Police Scotland officers are “run ragged” and can no longer be expected to attend “minor” incidents such as vandalism, the former justice secretary has claimed.
Kenny MacAskill said budget pressures mean “some things can no longer be provided” and suggested activities like stewarding of some major events may need to be completely handed over to private security companies.
Mr MacAskill, who oversaw the creation of Police Scotland as justice secretary from 200714, also said police cannot continue to be the frontline agency in dealing with mental health issues, and called on NHS Scotland to “step up”.
The budget shortfall at Scotland’s national police force was put at £200 million in January, with Auditor General saying its finances were “in crisis”. Mr MacAskill said there was a “huge hole in the budget and funding isn’t increasing to keep pace”, despite the Scottish Government protecting Police Scotland’s budget.
“The country’s population has increased and more importantly pressures on officers have mounted,” Mr MacAskill writes in a column for The Scotsman’s sister publication i today. “Terrorism, cyber crime and historic sexual abuse now take up a huge amount of police resources.
“No wonder response officers are run ragged and there are fewer community officers.
“What has to change is what both politicians and the public expect officers to do. There cannot be more of everything.
The former justice secretary goes on to say: “These new pressures mean that some things can no longer be provided. The priority has to be keeping people safe and investigating serious crime.
“Expecting an officer to attend incidents of minor vandalism where there are no eye witnesses can no longer be justified. An e-mail acknowledgement for the insurance company will have to suffice.
“Private security has already taken over some aspects of policing and such services will also be needed in other areas like cyber protection or stewarding roles.”
Mr MacAskill adds: “Mental health remains the biggest drain on police resources, yet officers aren’t trained for it. Why is it for the police to calm a distressed individual?
“The NHS has to step up to the mark except when there’s a threat to safety.”
Pressure to deliver savings has been blamed for low morale among Police Scotland officers and staff, with financial difficulties compounded by a leadership crisis that has seen Chief Constable Phil Gormley and several other senior officers step aside or be suspended over separate investigations into their conduct.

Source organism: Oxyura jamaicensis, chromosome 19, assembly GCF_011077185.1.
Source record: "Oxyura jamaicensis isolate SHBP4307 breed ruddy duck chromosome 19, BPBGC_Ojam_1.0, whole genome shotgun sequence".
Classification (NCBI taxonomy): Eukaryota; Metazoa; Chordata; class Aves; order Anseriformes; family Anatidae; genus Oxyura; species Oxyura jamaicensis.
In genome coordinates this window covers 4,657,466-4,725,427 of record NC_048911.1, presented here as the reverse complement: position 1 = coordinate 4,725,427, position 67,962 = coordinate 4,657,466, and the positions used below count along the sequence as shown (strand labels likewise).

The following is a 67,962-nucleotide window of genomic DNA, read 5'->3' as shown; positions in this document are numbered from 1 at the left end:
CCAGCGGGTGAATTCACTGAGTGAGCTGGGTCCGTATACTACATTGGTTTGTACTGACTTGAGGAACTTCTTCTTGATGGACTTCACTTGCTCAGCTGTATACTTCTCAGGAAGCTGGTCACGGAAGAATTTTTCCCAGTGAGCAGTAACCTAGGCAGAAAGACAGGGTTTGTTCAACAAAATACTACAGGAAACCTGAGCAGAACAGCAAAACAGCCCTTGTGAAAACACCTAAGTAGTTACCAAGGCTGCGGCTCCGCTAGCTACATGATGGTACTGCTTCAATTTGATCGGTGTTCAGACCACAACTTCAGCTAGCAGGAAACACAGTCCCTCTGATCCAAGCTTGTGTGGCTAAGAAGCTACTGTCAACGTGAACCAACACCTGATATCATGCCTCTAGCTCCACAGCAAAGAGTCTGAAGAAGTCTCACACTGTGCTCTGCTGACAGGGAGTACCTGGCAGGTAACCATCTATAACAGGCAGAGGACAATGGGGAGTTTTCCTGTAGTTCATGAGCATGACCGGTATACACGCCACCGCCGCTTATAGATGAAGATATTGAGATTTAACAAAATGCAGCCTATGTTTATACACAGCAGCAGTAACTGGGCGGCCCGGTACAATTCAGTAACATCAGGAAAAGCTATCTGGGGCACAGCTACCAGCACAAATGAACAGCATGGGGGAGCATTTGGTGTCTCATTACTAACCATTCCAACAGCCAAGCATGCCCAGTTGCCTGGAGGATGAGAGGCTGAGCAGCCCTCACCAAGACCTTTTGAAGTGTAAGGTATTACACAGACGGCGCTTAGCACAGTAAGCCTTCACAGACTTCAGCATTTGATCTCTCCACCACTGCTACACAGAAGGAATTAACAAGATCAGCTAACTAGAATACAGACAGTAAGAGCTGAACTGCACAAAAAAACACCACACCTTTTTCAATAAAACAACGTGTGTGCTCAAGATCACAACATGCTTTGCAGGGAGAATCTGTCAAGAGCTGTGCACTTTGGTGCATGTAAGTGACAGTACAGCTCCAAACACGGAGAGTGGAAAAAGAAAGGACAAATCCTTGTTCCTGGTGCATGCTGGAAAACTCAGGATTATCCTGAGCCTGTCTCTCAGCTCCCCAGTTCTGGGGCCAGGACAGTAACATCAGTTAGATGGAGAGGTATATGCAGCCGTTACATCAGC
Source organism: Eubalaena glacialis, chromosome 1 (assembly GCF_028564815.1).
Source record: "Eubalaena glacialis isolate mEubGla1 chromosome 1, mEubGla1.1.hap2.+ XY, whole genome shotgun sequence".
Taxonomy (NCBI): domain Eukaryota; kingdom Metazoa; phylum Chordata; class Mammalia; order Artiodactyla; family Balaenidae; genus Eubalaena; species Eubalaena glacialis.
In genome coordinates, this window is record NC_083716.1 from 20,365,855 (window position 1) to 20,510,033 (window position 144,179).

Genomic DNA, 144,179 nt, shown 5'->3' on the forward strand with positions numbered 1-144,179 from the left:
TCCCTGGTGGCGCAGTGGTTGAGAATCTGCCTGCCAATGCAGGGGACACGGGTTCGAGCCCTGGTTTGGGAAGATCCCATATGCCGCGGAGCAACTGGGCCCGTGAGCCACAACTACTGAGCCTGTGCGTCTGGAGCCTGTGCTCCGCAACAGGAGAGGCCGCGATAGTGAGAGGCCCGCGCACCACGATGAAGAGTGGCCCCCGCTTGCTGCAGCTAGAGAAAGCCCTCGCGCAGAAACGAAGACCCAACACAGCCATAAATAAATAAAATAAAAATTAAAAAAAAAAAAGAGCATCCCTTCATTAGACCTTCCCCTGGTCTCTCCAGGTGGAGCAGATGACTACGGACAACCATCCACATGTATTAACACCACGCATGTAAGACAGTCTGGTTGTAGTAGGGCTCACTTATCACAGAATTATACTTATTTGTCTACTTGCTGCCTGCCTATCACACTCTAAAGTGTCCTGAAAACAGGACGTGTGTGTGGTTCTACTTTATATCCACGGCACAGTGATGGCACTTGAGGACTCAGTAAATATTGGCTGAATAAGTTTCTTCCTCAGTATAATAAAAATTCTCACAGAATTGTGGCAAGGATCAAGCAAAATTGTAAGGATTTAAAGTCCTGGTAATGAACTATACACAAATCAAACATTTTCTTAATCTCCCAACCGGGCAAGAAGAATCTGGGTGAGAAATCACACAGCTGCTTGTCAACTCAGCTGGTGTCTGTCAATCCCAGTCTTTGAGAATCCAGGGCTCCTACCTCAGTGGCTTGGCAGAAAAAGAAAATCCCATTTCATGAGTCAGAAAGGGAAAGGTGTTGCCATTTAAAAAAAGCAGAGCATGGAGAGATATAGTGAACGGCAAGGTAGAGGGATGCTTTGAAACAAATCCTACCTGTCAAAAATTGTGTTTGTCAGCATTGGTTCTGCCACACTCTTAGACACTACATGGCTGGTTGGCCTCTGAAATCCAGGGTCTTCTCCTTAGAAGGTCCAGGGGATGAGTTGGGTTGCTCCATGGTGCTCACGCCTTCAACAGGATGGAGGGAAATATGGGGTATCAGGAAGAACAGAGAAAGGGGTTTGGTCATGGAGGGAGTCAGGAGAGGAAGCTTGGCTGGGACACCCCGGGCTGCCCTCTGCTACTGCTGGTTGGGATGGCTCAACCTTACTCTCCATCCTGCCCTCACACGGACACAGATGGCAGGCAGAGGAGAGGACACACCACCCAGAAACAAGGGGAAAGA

The chairman of the Scottish Police Authority, Andrew Flanagan also resigned in June.
Rows over police funding have seen union leaders publish images of water-damaged police station interview suites and patrol cars that are “held together with duct tape”.
Officers have been told not to empty bins in order to save on bin bags, and have been forced to buy light bulbs for work premises, it has been claimed.
The Scottish Government has maintained officer numbers, but the decision has put additional pressure on backroom staff and other resources. Police Scotland’s budget has also been protected in real-terms.
Following calls from the Scottish Government and an intervention by Scottish Conservative MPs, Chancellor Philip Hammond announced that a VAT exemption for locally-run public services would be extended to Police Scotland and the Scottish Fire and Rescue Service, saving them a combined £35 million per year.
The two organisations have lost £140m to the taxman since 2013, when they became liable for VAT.
A spokesman for the Scottish Conservatives said: “Kenny MacAskill didn’t seem to care too much about these issues when he was justice secretary.
“But these remain severe warnings, and the SNP would do very well to take them on board.”
In 2015, Mr Gormley’s predecessor Stephen House sparked anger by saying it was a waste of time for police to attend minor burglaries.
In January, Police Scotland revealed that 80 per cent of call-outs do not result in any crime being recorded. Officers attended 900,000 incidents in 2016 where no crime was committed, according to official figures.
Many of these relate to missing people and mental health cases, with a study finding that officers spend four hours and 20 minutes on average dealing with each case of self-harm or attempted suicide.